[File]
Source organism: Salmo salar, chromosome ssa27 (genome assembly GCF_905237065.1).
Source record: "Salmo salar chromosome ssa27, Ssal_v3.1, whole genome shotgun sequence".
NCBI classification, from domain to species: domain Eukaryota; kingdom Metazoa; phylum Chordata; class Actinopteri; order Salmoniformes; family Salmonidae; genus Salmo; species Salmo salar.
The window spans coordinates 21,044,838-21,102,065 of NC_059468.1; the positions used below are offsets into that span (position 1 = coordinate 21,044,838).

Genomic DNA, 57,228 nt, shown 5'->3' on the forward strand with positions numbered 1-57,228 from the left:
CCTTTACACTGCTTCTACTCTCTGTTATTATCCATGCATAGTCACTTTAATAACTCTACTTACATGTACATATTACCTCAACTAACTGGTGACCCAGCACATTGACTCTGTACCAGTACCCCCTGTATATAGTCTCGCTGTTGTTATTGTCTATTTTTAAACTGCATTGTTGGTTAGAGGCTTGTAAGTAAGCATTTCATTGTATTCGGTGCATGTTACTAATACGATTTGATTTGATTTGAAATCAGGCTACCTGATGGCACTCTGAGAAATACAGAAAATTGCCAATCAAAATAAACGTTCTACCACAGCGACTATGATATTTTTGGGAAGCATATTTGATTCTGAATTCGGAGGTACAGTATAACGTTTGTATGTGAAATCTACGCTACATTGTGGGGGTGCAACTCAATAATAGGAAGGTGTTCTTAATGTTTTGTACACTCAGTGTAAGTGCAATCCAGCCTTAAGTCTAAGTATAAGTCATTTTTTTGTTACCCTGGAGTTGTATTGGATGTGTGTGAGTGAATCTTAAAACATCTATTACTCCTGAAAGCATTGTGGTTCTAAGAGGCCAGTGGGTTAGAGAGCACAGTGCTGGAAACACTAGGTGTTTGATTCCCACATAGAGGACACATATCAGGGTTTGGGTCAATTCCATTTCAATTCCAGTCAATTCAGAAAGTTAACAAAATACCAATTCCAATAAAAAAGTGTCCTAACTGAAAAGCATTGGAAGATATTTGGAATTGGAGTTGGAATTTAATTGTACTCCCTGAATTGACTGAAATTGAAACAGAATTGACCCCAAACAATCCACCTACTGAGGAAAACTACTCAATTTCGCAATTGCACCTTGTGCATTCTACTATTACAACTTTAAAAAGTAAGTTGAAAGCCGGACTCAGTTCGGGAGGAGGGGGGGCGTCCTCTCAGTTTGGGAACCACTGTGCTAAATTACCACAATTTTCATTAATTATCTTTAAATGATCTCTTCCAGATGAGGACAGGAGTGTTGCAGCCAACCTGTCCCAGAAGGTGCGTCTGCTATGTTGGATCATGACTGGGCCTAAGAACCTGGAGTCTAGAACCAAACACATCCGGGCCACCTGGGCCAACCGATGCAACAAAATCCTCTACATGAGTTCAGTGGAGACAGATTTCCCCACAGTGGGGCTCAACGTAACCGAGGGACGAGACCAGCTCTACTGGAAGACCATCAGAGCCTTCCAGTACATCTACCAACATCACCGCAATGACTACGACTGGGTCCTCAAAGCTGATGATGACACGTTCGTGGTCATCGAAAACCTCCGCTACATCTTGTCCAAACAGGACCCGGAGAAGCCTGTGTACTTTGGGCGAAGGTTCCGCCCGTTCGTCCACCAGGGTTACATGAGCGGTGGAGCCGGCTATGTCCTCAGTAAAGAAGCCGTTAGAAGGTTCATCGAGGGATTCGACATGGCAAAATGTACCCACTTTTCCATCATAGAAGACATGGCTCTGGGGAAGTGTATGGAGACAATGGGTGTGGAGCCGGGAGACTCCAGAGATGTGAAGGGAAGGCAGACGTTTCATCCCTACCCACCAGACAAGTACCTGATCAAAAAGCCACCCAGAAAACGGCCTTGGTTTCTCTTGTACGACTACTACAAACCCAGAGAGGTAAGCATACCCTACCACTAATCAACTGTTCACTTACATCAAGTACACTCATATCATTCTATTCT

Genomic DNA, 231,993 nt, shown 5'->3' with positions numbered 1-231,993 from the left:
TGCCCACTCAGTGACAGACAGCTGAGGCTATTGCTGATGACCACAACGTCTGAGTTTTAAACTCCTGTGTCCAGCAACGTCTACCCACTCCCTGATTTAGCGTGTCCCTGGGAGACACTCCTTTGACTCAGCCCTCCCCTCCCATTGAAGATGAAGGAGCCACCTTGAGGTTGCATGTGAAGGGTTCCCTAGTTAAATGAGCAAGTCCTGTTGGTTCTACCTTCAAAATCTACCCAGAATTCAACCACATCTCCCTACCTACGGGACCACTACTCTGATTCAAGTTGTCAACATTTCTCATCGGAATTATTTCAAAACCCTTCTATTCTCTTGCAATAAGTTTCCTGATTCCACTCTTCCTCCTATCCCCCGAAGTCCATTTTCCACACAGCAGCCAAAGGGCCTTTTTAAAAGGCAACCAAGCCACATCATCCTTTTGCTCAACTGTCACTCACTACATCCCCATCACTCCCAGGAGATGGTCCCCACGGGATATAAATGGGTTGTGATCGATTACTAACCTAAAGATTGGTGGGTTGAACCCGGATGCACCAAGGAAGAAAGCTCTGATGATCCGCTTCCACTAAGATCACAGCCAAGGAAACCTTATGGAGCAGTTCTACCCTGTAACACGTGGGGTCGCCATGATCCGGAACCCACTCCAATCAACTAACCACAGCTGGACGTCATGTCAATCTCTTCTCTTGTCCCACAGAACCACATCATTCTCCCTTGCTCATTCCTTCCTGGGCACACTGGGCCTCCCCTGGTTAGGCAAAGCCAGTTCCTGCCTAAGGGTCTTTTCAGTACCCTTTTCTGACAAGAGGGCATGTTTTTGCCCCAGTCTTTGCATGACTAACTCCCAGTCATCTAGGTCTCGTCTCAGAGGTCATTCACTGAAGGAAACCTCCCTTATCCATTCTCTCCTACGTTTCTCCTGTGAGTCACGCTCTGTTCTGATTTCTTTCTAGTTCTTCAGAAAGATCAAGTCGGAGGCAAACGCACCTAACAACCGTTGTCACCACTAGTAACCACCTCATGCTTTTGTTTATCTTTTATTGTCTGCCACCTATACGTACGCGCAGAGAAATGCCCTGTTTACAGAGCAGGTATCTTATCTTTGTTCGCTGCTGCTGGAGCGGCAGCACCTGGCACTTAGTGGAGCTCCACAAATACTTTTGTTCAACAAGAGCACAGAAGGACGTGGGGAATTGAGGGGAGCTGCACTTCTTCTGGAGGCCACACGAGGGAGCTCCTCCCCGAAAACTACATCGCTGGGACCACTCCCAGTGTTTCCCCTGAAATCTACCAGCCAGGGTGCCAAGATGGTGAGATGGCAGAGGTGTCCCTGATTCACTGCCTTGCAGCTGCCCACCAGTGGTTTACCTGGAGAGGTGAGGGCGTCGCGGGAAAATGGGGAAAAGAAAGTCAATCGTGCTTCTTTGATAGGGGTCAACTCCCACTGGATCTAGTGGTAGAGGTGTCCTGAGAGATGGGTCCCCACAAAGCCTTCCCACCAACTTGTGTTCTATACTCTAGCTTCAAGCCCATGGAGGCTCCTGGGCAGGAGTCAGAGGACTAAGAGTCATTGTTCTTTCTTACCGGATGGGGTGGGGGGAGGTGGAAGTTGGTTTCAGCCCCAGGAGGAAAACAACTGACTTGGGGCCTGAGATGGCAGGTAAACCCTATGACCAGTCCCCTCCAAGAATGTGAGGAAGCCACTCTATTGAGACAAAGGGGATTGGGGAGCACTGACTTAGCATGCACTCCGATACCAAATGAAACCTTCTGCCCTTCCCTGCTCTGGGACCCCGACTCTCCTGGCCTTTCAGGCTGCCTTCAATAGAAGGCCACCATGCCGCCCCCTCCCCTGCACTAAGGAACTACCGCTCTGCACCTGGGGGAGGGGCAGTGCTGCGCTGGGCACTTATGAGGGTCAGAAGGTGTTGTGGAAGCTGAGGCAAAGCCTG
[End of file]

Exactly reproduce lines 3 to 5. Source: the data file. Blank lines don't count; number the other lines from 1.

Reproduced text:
NCBI classification, from domain to species: domain Eukaryota; kingdom Metazoa; phylum Chordata; class Actinopteri; order Salmoniformes; family Salmonidae; genus Salmo; species Salmo salar.
The window spans coordinates 21,044,838-21,102,065 of NC_059468.1; the positions used below are offsets into that span (position 1 = coordinate 21,044,838).

Genomic DNA, 57,228 nt, shown 5'->3' on the forward strand with positions numbered 1-57,228 from the left: